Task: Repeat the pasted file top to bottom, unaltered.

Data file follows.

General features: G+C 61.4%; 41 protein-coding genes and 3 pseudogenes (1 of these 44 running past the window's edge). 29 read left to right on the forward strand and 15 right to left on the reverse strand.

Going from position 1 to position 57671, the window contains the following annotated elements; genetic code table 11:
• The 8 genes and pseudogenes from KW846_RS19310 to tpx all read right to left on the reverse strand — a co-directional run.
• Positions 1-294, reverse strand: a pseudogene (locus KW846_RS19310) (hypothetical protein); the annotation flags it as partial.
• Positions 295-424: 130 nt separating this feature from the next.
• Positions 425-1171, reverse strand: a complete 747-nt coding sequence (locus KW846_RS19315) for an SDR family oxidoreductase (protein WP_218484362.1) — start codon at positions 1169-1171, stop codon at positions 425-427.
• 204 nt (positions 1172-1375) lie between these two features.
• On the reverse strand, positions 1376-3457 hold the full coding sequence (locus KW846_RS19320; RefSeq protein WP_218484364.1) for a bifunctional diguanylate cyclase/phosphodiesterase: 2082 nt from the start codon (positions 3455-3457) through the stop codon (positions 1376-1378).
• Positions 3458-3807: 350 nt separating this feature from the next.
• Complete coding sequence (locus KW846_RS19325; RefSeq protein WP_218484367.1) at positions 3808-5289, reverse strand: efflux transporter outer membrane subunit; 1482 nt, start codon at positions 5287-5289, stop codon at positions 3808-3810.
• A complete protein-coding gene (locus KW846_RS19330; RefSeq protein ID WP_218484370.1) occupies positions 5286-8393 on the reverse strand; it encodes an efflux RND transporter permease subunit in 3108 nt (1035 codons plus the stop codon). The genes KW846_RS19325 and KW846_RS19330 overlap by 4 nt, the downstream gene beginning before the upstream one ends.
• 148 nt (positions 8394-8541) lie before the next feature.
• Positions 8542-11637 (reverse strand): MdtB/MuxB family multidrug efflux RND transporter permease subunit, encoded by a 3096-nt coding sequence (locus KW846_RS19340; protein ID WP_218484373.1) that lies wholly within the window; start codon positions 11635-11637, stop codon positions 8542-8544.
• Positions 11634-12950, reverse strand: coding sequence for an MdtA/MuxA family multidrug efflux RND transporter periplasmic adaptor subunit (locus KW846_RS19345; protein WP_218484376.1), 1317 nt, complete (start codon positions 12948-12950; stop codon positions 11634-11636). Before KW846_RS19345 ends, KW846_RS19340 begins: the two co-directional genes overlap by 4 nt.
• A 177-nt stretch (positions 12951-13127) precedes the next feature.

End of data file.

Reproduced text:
General features: G+C 61.4%; 41 protein-coding genes and 3 pseudogenes (1 of these 44 running past the window's edge). 29 read left to right on the forward strand and 15 right to left on the reverse strand.

Going from position 1 to position 57671, the window contains the following annotated elements; genetic code table 11:
• The 8 genes and pseudogenes from KW846_RS19310 to tpx all read right to left on the reverse strand — a co-directional run.
• Positions 1-294, reverse strand: a pseudogene (locus KW846_RS19310) (hypothetical protein); the annotation flags it as partial.
• Positions 295-424: 130 nt separating this feature from the next.
• Positions 425-1171, reverse strand: a complete 747-nt coding sequence (locus KW846_RS19315) for an SDR family oxidoreductase (protein WP_218484362.1) — start codon at positions 1169-1171, stop codon at positions 425-427.
• 204 nt (positions 1172-1375) lie between these two features.
• On the reverse strand, positions 1376-3457 hold the full coding sequence (locus KW846_RS19320; RefSeq protein WP_218484364.1) for a bifunctional diguanylate cyclase/phosphodiesterase: 2082 nt from the start codon (positions 3455-3457) through the stop codon (positions 1376-1378).
• Positions 3458-3807: 350 nt separating this feature from the next.
• Complete coding sequence (locus KW846_RS19325; RefSeq protein WP_218484367.1) at positions 3808-5289, reverse strand: efflux transporter outer membrane subunit; 1482 nt, start codon at positions 5287-5289, stop codon at positions 3808-3810.
• A complete protein-coding gene (locus KW846_RS19330; RefSeq protein ID WP_218484370.1) occupies positions 5286-8393 on the reverse strand; it encodes an efflux RND transporter permease subunit in 3108 nt (1035 codons plus the stop codon). The genes KW846_RS19325 and KW846_RS19330 overlap by 4 nt, the downstream gene beginning before the upstream one ends.
• 148 nt (positions 8394-8541) lie before the next feature.
• Positions 8542-11637 (reverse strand): MdtB/MuxB family multidrug efflux RND transporter permease subunit, encoded by a 3096-nt coding sequence (locus KW846_RS19340; protein ID WP_218484373.1) that lies wholly within the window; start codon positions 11635-11637, stop codon positions 8542-8544.
• Positions 11634-12950, reverse strand: coding sequence for an MdtA/MuxA family multidrug efflux RND transporter periplasmic adaptor subunit (locus KW846_RS19345; protein WP_218484376.1), 1317 nt, complete (start codon positions 12948-12950; stop codon positions 11634-11636). Before KW846_RS19345 ends, KW846_RS19340 begins: the two co-directional genes overlap by 4 nt.
• A 177-nt stretch (positions 12951-13127) precedes the next feature.